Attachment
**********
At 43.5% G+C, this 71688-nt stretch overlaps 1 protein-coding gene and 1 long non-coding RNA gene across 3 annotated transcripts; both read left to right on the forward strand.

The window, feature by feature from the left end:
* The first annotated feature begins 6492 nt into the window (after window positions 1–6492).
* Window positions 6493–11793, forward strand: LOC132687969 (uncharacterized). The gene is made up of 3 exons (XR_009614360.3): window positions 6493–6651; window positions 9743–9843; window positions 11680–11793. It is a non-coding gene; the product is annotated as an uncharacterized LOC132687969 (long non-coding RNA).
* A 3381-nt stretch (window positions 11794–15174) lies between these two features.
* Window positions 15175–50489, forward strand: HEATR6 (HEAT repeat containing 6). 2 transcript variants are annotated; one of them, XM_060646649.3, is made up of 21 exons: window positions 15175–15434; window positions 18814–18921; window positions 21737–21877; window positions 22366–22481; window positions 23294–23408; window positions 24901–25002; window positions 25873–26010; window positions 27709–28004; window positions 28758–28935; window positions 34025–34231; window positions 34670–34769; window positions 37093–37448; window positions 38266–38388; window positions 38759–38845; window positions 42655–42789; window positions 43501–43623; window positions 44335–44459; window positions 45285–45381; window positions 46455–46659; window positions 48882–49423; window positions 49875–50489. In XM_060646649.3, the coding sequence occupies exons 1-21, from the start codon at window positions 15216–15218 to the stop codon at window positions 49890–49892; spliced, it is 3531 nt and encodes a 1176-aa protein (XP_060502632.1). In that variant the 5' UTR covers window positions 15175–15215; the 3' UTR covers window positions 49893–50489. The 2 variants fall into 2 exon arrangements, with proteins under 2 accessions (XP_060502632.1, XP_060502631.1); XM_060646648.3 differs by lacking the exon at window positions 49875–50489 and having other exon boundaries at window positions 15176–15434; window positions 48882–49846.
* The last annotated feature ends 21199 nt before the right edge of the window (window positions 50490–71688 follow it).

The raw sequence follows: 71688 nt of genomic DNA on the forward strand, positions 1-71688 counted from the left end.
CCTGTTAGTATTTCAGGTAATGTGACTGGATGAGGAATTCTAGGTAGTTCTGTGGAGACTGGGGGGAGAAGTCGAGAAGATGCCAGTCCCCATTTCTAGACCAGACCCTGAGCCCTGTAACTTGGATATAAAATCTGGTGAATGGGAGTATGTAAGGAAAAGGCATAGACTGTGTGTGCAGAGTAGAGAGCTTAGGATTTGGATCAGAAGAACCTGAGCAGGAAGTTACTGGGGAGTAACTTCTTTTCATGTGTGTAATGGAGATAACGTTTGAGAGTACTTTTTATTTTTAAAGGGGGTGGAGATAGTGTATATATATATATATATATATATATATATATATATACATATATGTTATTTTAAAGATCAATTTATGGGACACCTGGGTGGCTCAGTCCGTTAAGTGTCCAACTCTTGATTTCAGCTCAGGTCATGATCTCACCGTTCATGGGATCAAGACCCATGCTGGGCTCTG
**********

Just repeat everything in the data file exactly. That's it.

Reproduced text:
At 43.5% G+C, this 71688-nt stretch overlaps 1 protein-coding gene and 1 long non-coding RNA gene across 3 annotated transcripts; both read left to right on the forward strand.

The window, feature by feature from the left end:
* The first annotated feature begins 6492 nt into the window (after window positions 1–6492).
* Window positions 6493–11793, forward strand: LOC132687969 (uncharacterized). The gene is made up of 3 exons (XR_009614360.3): window positions 6493–6651; window positions 9743–9843; window positions 11680–11793. It is a non-coding gene; the product is annotated as an uncharacterized LOC132687969 (long non-coding RNA).
* A 3381-nt stretch (window positions 11794–15174) lies between these two features.
* Window positions 15175–50489, forward strand: HEATR6 (HEAT repeat containing 6). 2 transcript variants are annotated; one of them, XM_060646649.3, is made up of 21 exons: window positions 15175–15434; window positions 18814–18921; window positions 21737–21877; window positions 22366–22481; window positions 23294–23408; window positions 24901–25002; window positions 25873–26010; window positions 27709–28004; window positions 28758–28935; window positions 34025–34231; window positions 34670–34769; window positions 37093–37448; window positions 38266–38388; window positions 38759–38845; window positions 42655–42789; window positions 43501–43623; window positions 44335–44459; window positions 45285–45381; window positions 46455–46659; window positions 48882–49423; window positions 49875–50489. In XM_060646649.3, the coding sequence occupies exons 1-21, from the start codon at window positions 15216–15218 to the stop codon at window positions 49890–49892; spliced, it is 3531 nt and encodes a 1176-aa protein (XP_060502632.1). In that variant the 5' UTR covers window positions 15175–15215; the 3' UTR covers window positions 49893–50489. The 2 variants fall into 2 exon arrangements, with proteins under 2 accessions (XP_060502632.1, XP_060502631.1); XM_060646648.3 differs by lacking the exon at window positions 49875–50489 and having other exon boundaries at window positions 15176–15434; window positions 48882–49846.
* The last annotated feature ends 21199 nt before the right edge of the window (window positions 50490–71688 follow it).

The raw sequence follows: 71688 nt of genomic DNA on the forward strand, positions 1-71688 counted from the left end.
CCTGTTAGTATTTCAGGTAATGTGACTGGATGAGGAATTCTAGGTAGTTCTGTGGAGACTGGGGGGAGAAGTCGAGAAGATGCCAGTCCCCATTTCTAGACCAGACCCTGAGCCCTGTAACTTGGATATAAAATCTGGTGAATGGGAGTATGTAAGGAAAAGGCATAGACTGTGTGTGCAGAGTAGAGAGCTTAGGATTTGGATCAGAAGAACCTGAGCAGGAAGTTACTGGGGAGTAACTTCTTTTCATGTGTGTAATGGAGATAACGTTTGAGAGTACTTTTTATTTTTAAAGGGGGTGGAGATAGTGTATATATATATATATATATATATATATATATATATACATATATGTTATTTTAAAGATCAATTTATGGGACACCTGGGTGGCTCAGTCCGTTAAGTGTCCAACTCTTGATTTCAGCTCAGGTCATGATCTCACCGTTCATGGGATCAAGACCCATGCTGGGCTCTG